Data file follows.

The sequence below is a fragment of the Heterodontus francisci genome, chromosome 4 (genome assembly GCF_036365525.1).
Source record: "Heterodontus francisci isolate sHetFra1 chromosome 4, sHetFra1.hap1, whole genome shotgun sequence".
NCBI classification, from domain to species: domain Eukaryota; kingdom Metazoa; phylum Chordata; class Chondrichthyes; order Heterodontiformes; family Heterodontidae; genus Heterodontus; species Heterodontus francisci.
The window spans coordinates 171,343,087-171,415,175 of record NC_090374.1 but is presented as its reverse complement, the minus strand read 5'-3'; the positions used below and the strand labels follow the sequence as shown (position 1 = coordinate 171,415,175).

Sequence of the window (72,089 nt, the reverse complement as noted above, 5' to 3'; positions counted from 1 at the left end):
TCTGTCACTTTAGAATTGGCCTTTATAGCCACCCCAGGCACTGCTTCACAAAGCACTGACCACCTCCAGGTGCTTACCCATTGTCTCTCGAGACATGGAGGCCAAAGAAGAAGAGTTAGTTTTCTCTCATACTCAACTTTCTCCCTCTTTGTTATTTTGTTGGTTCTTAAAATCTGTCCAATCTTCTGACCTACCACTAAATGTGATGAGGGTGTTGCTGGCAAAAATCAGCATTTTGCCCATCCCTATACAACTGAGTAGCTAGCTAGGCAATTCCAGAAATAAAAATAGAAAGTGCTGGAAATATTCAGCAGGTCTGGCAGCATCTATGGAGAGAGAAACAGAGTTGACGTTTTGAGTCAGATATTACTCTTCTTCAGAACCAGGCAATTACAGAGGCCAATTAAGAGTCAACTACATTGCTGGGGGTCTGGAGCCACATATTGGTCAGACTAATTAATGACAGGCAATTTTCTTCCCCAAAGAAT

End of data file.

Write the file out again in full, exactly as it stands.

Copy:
The sequence below is a fragment of the Heterodontus francisci genome, chromosome 4 (genome assembly GCF_036365525.1).
Source record: "Heterodontus francisci isolate sHetFra1 chromosome 4, sHetFra1.hap1, whole genome shotgun sequence".
NCBI classification, from domain to species: domain Eukaryota; kingdom Metazoa; phylum Chordata; class Chondrichthyes; order Heterodontiformes; family Heterodontidae; genus Heterodontus; species Heterodontus francisci.
The window spans coordinates 171,343,087-171,415,175 of record NC_090374.1 but is presented as its reverse complement, the minus strand read 5'-3'; the positions used below and the strand labels follow the sequence as shown (position 1 = coordinate 171,415,175).

Sequence of the window (72,089 nt, the reverse complement as noted above, 5' to 3'; positions counted from 1 at the left end):
TCTGTCACTTTAGAATTGGCCTTTATAGCCACCCCAGGCACTGCTTCACAAAGCACTGACCACCTCCAGGTGCTTACCCATTGTCTCTCGAGACATGGAGGCCAAAGAAGAAGAGTTAGTTTTCTCTCATACTCAACTTTCTCCCTCTTTGTTATTTTGTTGGTTCTTAAAATCTGTCCAATCTTCTGACCTACCACTAAATGTGATGAGGGTGTTGCTGGCAAAAATCAGCATTTTGCCCATCCCTATACAACTGAGTAGCTAGCTAGGCAATTCCAGAAATAAAAATAGAAAGTGCTGGAAATATTCAGCAGGTCTGGCAGCATCTATGGAGAGAGAAACAGAGTTGACGTTTTGAGTCAGATATTACTCTTCTTCAGAACCAGGCAATTACAGAGGCCAATTAAGAGTCAACTACATTGCTGGGGGTCTGGAGCCACATATTGGTCAGACTAATTAATGACAGGCAATTTTCTTCCCCAAAGAAT